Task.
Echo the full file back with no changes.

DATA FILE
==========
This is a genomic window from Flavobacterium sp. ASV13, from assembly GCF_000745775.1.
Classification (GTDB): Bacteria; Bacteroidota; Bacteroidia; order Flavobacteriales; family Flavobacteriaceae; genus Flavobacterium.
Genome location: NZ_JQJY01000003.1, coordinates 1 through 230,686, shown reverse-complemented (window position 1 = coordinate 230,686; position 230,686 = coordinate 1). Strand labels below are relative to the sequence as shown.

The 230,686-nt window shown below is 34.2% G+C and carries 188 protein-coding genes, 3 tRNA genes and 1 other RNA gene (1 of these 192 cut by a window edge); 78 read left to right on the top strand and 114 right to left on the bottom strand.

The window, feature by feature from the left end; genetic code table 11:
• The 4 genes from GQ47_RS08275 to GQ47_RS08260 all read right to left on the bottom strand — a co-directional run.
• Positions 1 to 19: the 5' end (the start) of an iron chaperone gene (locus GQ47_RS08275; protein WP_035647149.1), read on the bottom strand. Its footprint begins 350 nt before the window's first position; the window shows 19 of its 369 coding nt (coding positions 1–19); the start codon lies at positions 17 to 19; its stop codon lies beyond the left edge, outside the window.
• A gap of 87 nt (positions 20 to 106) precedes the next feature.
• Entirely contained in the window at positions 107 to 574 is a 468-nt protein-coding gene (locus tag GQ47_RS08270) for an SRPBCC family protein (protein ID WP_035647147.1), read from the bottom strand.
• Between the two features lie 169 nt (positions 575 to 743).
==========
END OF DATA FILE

This is a genomic window from Flavobacterium sp. ASV13, from assembly GCF_000745775.1.
Classification (GTDB): Bacteria; Bacteroidota; Bacteroidia; order Flavobacteriales; family Flavobacteriaceae; genus Flavobacterium.
Genome location: NZ_JQJY01000003.1, coordinates 1 through 230,686, shown reverse-complemented (window position 1 = coordinate 230,686; position 230,686 = coordinate 1). Strand labels below are relative to the sequence as shown.

The 230,686-nt window shown below is 34.2% G+C and carries 188 protein-coding genes, 3 tRNA genes and 1 other RNA gene (1 of these 192 cut by a window edge); 78 read left to right on the top strand and 114 right to left on the bottom strand.

The window, feature by feature from the left end; genetic code table 11:
• The 4 genes from GQ47_RS08275 to GQ47_RS08260 all read right to left on the bottom strand — a co-directional run.
• Positions 1 to 19: the 5' end (the start) of an iron chaperone gene (locus GQ47_RS08275; protein WP_035647149.1), read on the bottom strand. Its footprint begins 350 nt before the window's first position; the window shows 19 of its 369 coding nt (coding positions 1–19); the start codon lies at positions 17 to 19; its stop codon lies beyond the left edge, outside the window.
• A gap of 87 nt (positions 20 to 106) precedes the next feature.
• Entirely contained in the window at positions 107 to 574 is a 468-nt protein-coding gene (locus tag GQ47_RS08270) for an SRPBCC family protein (protein ID WP_035647147.1), read from the bottom strand.
• Between the two features lie 169 nt (positions 575 to 743).